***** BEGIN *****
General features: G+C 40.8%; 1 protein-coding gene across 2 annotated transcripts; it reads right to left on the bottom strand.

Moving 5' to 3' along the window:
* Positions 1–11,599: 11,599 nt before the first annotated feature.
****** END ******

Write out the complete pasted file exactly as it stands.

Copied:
General features: G+C 40.8%; 1 protein-coding gene across 2 annotated transcripts; it reads right to left on the bottom strand.

Moving 5' to 3' along the window:
* Positions 1–11,599: 11,599 nt before the first annotated feature.